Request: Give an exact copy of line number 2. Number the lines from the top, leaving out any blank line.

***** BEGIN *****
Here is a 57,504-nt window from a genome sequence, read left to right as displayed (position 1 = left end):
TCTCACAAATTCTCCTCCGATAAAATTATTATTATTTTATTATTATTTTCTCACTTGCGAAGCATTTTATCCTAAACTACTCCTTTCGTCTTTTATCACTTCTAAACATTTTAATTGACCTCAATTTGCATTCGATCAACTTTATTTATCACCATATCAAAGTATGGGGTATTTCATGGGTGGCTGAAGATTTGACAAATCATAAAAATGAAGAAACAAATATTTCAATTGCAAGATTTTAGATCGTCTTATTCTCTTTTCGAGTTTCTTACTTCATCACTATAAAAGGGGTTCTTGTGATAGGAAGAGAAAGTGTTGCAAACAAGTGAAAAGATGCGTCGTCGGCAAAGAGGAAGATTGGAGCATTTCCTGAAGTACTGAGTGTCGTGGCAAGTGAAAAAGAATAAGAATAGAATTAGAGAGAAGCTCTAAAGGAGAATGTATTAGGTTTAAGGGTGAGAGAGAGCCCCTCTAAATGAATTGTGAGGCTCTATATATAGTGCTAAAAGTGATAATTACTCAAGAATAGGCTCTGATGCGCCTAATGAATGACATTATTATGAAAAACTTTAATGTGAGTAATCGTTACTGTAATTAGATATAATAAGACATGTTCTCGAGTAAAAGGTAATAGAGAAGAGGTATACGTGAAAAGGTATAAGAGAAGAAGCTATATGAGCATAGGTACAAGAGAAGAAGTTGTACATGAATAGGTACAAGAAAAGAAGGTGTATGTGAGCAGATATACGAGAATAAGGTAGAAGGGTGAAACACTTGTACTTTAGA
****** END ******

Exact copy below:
TCTCACAAATTCTCCTCCGATAAAATTATTATTATTTTATTATTATTTTCTCACTTGCGAAGCATTTTATCCTAAACTACTCCTTTCGTCTTTTATCACTTCTAAACATTTTAATTGACCTCAATTTGCATTCGATCAACTTTATTTATCACCATATCAAAGTATGGGGTATTTCATGGGTGGCTGAAGATTTGACAAATCATAAAAATGAAGAAACAAATATTTCAATTGCAAGATTTTAGATCGTCTTATTCTCTTTTCGAGTTTCTTACTTCATCACTATAAAAGGGGTTCTTGTGATAGGAAGAGAAAGTGTTGCAAACAAGTGAAAAGATGCGTCGTCGGCAAAGAGGAAGATTGGAGCATTTCCTGAAGTACTGAGTGTCGTGGCAAGTGAAAAAGAATAAGAATAGAATTAGAGAGAAGCTCTAAAGGAGAATGTATTAGGTTTAAGGGTGAGAGAGAGCCCCTCTAAATGAATTGTGAGGCTCTATATATAGTGCTAAAAGTGATAATTACTCAAGAATAGGCTCTGATGCGCCTAATGAATGACATTATTATGAAAAACTTTAATGTGAGTAATCGTTACTGTAATTAGATATAATAAGACATGTTCTCGAGTAAAAGGTAATAGAGAAGAGGTATACGTGAAAAGGTATAAGAGAAGAAGCTATATGAGCATAGGTACAAGAGAAGAAGTTGTACATGAATAGGTACAAGAAAAGAAGGTGTATGTGAGCAGATATACGAGAATAAGGTAGAAGGGTGAAACACTTGTACTTTAGA